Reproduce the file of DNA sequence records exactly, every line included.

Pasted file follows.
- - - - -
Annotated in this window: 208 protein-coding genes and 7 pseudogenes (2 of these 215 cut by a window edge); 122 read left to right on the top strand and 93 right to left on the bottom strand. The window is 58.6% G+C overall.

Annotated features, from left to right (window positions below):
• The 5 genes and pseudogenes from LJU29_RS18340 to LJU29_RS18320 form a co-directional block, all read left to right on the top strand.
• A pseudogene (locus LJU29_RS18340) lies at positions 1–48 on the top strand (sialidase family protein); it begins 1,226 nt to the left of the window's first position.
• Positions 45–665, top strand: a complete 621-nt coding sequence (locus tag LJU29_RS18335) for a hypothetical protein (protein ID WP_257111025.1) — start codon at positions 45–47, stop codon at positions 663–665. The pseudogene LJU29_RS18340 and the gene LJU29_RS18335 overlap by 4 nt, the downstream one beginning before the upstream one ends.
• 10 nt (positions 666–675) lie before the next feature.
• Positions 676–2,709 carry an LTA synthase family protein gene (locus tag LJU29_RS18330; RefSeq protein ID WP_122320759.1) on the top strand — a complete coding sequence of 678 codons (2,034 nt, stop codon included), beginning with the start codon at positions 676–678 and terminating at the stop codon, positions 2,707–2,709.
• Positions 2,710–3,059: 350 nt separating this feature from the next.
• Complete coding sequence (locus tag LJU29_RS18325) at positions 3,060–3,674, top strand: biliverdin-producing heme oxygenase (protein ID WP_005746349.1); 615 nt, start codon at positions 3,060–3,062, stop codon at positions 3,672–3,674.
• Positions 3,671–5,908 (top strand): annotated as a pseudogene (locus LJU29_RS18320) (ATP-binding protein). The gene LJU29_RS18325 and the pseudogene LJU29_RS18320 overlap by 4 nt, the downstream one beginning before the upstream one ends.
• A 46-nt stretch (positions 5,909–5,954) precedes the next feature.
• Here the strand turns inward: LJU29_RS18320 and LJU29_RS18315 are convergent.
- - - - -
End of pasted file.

Annotated in this window: 208 protein-coding genes and 7 pseudogenes (2 of these 215 cut by a window edge); 122 read left to right on the top strand and 93 right to left on the bottom strand. The window is 58.6% G+C overall.

Annotated features, from left to right (window positions below):
• The 5 genes and pseudogenes from LJU29_RS18340 to LJU29_RS18320 form a co-directional block, all read left to right on the top strand.
• A pseudogene (locus LJU29_RS18340) lies at positions 1–48 on the top strand (sialidase family protein); it begins 1,226 nt to the left of the window's first position.
• Positions 45–665, top strand: a complete 621-nt coding sequence (locus tag LJU29_RS18335) for a hypothetical protein (protein ID WP_257111025.1) — start codon at positions 45–47, stop codon at positions 663–665. The pseudogene LJU29_RS18340 and the gene LJU29_RS18335 overlap by 4 nt, the downstream one beginning before the upstream one ends.
• 10 nt (positions 666–675) lie before the next feature.
• Positions 676–2,709 carry an LTA synthase family protein gene (locus tag LJU29_RS18330; RefSeq protein ID WP_122320759.1) on the top strand — a complete coding sequence of 678 codons (2,034 nt, stop codon included), beginning with the start codon at positions 676–678 and terminating at the stop codon, positions 2,707–2,709.
• Positions 2,710–3,059: 350 nt separating this feature from the next.
• Complete coding sequence (locus tag LJU29_RS18325) at positions 3,060–3,674, top strand: biliverdin-producing heme oxygenase (protein ID WP_005746349.1); 615 nt, start codon at positions 3,060–3,062, stop codon at positions 3,672–3,674.
• Positions 3,671–5,908 (top strand): annotated as a pseudogene (locus LJU29_RS18320) (ATP-binding protein). The gene LJU29_RS18325 and the pseudogene LJU29_RS18320 overlap by 4 nt, the downstream one beginning before the upstream one ends.
• A 46-nt stretch (positions 5,909–5,954) precedes the next feature.
• Here the strand turns inward: LJU29_RS18320 and LJU29_RS18315 are convergent.